This morning I’ve been working on how to support cancelling a workflow via a CancellationToken. The details of that are not important right now but what is really cool is how I was able to test this.
Scenario: Caller requests Cancellation via a CancellationToken and the UnhandledExceptionAction is Cancel
- An activity that contains a CancellationScope
- The CancellationScope body has an activity that will create a bookmark and go idle
- The CancellationScope has a CancelHandler with a WriteLine that has a DisplayName "CancelHandlerWriteLine"
- The caller invokes the workflow asynchronously as a task with a CancellationToken
- and in the idle callback calls CancellationTokenSource.Cancel
- A TaskCanceledException is thrown
- The WorkflowApplication is canceled
- The CancelationScope CancelHandler is invoked
- How can I wait until the cancel is completed after handling the exception before verifying?
- How will I verify that the CancelHandler is invoked?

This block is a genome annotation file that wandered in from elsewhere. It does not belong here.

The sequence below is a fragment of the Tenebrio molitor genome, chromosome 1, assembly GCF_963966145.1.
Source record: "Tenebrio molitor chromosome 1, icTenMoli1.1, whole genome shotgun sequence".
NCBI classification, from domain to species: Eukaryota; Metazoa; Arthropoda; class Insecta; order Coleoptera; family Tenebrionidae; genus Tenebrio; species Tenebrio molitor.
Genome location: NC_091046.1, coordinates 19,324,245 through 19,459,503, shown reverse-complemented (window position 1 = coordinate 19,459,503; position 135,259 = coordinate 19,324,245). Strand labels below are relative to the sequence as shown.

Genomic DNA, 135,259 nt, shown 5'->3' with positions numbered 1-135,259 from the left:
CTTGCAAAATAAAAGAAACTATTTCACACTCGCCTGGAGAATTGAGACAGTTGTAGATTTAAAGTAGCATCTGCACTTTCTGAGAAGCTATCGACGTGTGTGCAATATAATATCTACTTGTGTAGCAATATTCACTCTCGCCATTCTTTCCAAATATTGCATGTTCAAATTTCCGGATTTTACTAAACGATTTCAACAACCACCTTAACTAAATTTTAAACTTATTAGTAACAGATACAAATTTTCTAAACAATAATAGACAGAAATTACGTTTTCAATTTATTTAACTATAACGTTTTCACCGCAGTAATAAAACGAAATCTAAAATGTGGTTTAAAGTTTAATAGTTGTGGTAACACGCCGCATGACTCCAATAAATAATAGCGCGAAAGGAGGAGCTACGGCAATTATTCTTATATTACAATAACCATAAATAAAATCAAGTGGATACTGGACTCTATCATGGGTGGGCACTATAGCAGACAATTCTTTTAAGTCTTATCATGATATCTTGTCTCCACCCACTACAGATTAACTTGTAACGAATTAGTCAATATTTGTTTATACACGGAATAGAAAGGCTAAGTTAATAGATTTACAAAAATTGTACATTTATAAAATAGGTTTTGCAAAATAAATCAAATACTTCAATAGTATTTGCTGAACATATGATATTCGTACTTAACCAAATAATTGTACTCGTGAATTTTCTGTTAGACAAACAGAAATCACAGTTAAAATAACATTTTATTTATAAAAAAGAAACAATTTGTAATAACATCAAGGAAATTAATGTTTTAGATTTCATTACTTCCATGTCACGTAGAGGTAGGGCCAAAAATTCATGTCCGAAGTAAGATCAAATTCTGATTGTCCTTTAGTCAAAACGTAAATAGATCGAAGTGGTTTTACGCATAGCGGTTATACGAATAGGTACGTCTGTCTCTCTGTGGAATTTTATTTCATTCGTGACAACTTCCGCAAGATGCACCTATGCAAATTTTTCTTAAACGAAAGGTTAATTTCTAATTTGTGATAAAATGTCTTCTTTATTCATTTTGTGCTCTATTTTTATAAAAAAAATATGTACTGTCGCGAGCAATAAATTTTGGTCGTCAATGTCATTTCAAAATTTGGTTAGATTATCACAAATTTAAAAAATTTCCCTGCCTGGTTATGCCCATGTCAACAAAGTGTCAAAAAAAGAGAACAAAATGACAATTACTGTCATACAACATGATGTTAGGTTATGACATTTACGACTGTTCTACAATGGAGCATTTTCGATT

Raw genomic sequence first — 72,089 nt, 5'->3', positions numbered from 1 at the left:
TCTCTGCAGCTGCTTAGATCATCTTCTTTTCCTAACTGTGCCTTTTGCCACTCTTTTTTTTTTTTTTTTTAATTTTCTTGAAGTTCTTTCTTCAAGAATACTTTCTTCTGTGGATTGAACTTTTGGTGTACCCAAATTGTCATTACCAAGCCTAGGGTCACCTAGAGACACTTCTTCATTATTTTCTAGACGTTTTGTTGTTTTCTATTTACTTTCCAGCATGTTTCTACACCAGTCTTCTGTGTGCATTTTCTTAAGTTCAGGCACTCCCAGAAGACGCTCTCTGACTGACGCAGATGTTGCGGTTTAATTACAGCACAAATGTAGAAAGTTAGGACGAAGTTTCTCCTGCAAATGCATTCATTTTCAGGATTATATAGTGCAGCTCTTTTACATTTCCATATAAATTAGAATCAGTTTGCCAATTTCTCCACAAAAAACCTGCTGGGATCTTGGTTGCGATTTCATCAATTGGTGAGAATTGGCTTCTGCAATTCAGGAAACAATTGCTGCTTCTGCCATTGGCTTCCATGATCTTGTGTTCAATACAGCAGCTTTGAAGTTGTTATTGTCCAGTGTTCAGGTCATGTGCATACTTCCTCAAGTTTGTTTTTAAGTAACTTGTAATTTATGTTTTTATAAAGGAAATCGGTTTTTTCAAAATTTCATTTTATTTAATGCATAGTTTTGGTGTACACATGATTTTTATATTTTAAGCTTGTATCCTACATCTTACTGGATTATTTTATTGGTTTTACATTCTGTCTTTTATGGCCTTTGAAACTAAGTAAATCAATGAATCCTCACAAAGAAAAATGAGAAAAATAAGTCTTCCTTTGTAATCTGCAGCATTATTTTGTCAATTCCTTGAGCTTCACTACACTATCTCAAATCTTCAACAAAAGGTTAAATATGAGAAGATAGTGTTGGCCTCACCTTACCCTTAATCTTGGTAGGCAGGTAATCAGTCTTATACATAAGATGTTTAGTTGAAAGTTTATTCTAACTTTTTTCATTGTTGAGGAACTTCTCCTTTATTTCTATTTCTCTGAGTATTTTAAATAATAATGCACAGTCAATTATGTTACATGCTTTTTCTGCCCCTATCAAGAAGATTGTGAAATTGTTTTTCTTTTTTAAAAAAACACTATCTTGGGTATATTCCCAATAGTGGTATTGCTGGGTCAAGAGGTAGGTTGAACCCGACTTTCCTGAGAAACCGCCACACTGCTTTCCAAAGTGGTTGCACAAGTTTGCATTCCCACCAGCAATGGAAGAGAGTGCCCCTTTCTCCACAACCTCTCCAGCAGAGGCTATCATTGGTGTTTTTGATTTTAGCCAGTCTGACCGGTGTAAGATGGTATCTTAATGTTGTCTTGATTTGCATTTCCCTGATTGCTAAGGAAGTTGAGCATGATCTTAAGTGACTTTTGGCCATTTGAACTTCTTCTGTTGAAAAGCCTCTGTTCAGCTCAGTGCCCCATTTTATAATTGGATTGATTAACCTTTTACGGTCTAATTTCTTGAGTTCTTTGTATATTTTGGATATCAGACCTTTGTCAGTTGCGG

To wait until the cancel is completed after handling the exception before verifying I simply create an AutoResetEvent (line 18) and signal it from the WorkflowApplication.Completed event callback (line 19). Then before verifying the tracking data I wait for this event (line 41)
To verify that the cancel handler was invoked I use the Microsoft.Activities.UnitTesting.Tracking.MemoryTrackingParticipant. This allows me to capture the tracking information into a collection that I can search using AssertTracking.Exists to verify that the activity with the name ExpectedCancelWriteline entered the Closed state.
When I run this test I also get the Tracking info in the Test Results along with any Debug.WriteLine output to help me sort out what is happening. The tracking data is nicely formatted thanks to extension methods in Microsoft.Activities.UnitTesting.Tracking that provide a Trace method for each type of tracking record which produces human readable formatting.